A little more unconventional, coconut milk (and coconut oil strangely enough) are sometimes given to cats as a treat. Bear in mind, however, that just like the other milks on this list, coconut milk is not to be given in anything other than moderation or on occasion. It contains an incredibly high amount of fat, which may be okay for human consumption but should cause concern in cats.
A lot of owners look to this as the most common replacement for cow’s milk in a human diet, and indeed it does fulfil the same role for a lot of people looking for a way to cut lactose out of their life. But does the same ring true for cats? Sadly not. While, yes it provides a lactose-free solution, processed soya milk also contains a lot of other ingredients and hormones that can have nasty side-effects, for instance proto-estrogen, which can lead to conditions like hyperthyroidism. Hormones and chemicals like this can cause problems in the long-term even in humans, and thus should be avoided for cats definitely!
So, What Kind of Milk Can I Give My Cat?
If you are looking to add milk to your cat’s diet, in order to provide a degree of variety, or just a treat, you would be far better at looking at special products aimed directly at a cat’s sensitive digestive system.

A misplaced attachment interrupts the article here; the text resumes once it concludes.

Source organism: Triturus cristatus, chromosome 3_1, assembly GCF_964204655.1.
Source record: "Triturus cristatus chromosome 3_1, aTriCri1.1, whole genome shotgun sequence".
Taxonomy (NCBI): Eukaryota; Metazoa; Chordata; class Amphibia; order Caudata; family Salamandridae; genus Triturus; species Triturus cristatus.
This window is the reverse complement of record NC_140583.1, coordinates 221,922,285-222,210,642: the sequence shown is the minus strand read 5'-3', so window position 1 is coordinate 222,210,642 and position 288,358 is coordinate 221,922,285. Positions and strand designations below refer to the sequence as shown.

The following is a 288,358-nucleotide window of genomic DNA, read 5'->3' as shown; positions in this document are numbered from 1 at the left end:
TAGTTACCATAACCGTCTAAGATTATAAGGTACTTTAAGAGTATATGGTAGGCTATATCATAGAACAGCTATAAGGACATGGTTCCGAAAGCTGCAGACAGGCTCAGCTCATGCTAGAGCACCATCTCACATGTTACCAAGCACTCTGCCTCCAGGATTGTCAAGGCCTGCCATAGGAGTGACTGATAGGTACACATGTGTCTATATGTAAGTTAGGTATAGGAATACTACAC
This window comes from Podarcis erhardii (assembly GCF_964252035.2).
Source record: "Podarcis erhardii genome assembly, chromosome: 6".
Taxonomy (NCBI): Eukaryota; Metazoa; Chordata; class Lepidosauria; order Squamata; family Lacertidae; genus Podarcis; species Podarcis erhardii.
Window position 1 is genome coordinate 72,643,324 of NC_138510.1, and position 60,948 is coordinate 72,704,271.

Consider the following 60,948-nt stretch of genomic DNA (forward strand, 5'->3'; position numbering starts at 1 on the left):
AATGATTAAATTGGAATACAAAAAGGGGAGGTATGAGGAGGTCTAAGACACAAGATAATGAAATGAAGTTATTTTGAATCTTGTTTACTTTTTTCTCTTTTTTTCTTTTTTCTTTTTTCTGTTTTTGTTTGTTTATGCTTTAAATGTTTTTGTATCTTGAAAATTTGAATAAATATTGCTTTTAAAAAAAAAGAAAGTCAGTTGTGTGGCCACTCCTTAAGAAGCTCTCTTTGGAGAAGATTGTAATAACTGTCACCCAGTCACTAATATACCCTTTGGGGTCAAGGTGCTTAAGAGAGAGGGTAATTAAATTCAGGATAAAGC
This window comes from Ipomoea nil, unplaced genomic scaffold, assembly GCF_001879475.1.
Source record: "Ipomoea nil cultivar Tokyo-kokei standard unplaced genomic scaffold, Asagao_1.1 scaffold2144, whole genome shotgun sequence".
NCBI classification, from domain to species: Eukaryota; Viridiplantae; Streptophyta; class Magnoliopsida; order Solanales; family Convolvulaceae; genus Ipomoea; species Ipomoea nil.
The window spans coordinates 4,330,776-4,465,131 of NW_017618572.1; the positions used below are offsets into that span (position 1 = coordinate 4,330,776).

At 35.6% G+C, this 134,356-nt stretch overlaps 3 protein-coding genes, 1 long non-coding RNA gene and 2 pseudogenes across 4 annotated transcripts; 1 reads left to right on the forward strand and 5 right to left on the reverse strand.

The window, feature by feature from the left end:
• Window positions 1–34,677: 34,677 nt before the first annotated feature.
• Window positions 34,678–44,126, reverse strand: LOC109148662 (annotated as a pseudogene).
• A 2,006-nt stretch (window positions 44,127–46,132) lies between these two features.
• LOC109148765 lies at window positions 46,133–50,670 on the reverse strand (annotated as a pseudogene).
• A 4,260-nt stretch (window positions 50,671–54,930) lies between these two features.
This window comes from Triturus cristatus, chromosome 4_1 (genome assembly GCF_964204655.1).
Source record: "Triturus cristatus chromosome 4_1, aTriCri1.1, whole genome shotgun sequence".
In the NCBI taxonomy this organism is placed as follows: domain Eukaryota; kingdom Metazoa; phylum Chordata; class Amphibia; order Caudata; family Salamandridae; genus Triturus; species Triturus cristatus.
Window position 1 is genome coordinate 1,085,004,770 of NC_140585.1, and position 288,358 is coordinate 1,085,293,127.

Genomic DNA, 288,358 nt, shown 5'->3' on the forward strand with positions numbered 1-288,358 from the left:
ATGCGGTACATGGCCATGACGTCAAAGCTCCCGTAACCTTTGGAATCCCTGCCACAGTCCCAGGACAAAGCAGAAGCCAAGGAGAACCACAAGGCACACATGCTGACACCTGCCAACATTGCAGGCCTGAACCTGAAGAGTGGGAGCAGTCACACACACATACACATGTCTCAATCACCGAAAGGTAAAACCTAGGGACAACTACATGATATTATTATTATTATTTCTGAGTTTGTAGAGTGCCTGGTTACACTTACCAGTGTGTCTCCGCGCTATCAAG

Many companies are invested in creating kinds of milk you can give your cat that will provide them with nutrition but also reduce harmful elements.
Whiskas Catmilk is a specially balanced product that is lactose-reduced but suitable for kittens and cats in small amounts. While it does retain the calorific intake of dairy milk, some owners find this is beneficial for older or weaker cats who have lost weight, and need to regain strength in a safe and healthy way.
Kittens who have not moved onto solid foods have a whole extra set of requirements. They drink exclusively milk, but this must be specially formulated to account for the carbohydrates, fat, and protein they need.
Kittens without nursing mothers can be fed on special formulas such as KMR – Kitten Milk Replacer. Thanks to a whole host of ingredients ranging from whey protein to egg yolks, this temporary stopgap solution is by far the best kind of milk you can give a cat who is still nursing to replicate breast milk.
Cats were not bred to be milk-lovers. While as kittens (and thus young mammals), it is all that they drink, as soon as they are weaned from their mothers milk onto solid foods, their ability to digest milk drops sharply, leading many if not most cats to become incredible lactose intolerant. Dairy products, like cow’s milk, and yoghurt are specially formulated and processed to suit our needs (as we do not naturally drink cow’s milk either), and therefore are one more step removed from cat’s sensitive digestive system.
When asking ‘what kind of milk can I give my cat?’, the answer is: very few kinds. Rather, it is far better to invest in properly formulated products which both avoid nasty ingredients that they can’t handle, but also provides a nutritional balance that they need.